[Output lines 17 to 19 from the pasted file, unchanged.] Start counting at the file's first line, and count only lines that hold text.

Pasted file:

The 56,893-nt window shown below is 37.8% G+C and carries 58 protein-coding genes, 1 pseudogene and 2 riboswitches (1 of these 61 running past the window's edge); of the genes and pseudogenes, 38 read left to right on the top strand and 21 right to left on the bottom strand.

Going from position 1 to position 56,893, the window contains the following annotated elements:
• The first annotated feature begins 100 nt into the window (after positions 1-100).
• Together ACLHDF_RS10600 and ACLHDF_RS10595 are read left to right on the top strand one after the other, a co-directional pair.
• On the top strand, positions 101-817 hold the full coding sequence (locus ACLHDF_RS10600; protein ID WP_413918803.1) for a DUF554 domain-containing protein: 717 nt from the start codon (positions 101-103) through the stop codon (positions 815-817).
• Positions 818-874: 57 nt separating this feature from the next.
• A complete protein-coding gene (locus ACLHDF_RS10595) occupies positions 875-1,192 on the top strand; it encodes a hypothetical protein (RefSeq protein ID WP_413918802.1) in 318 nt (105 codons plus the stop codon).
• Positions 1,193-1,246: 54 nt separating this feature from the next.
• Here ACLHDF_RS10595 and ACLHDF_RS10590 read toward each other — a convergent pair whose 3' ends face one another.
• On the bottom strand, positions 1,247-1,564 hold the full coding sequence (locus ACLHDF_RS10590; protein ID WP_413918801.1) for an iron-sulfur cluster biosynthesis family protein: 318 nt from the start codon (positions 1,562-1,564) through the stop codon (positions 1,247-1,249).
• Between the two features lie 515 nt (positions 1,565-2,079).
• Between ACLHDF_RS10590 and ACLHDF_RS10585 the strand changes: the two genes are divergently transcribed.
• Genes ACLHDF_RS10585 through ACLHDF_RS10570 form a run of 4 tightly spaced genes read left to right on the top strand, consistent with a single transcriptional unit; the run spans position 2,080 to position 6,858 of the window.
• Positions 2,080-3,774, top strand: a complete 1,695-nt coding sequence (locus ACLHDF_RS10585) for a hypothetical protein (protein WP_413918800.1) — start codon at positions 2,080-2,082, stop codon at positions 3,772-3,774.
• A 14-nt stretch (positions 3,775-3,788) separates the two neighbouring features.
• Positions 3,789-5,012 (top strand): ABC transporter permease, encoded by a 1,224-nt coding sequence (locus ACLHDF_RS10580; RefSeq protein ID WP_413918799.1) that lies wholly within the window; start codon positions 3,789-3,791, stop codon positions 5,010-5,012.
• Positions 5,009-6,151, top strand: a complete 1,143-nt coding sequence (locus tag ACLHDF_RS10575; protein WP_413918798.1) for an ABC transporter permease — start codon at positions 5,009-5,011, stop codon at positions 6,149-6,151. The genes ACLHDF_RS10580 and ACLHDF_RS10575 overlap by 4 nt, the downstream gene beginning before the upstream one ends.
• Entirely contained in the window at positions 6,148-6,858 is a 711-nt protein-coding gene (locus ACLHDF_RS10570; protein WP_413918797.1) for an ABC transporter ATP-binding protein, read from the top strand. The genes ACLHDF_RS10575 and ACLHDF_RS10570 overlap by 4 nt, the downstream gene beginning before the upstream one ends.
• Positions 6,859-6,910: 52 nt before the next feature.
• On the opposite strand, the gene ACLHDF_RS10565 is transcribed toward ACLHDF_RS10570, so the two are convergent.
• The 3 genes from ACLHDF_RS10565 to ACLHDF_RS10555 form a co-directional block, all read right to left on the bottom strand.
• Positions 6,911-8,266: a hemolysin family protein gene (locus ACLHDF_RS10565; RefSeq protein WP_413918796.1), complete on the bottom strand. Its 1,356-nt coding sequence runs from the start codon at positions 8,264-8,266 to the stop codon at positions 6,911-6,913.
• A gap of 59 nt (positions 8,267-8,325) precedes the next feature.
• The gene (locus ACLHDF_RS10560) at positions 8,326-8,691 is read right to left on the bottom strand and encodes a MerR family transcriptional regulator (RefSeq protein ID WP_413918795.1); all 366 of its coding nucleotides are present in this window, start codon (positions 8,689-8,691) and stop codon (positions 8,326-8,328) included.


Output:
• Positions 5,009-6,151, top strand: a complete 1,143-nt coding sequence (locus tag ACLHDF_RS10575; protein WP_413918798.1) for an ABC transporter permease — start codon at positions 5,009-5,011, stop codon at positions 6,149-6,151. The genes ACLHDF_RS10580 and ACLHDF_RS10575 overlap by 4 nt, the downstream gene beginning before the upstream one ends.
• Entirely contained in the window at positions 6,148-6,858 is a 711-nt protein-coding gene (locus ACLHDF_RS10570; protein WP_413918797.1) for an ABC transporter ATP-binding protein, read from the top strand. The genes ACLHDF_RS10575 and ACLHDF_RS10570 overlap by 4 nt, the downstream gene beginning before the upstream one ends.
• Positions 6,859-6,910: 52 nt before the next feature.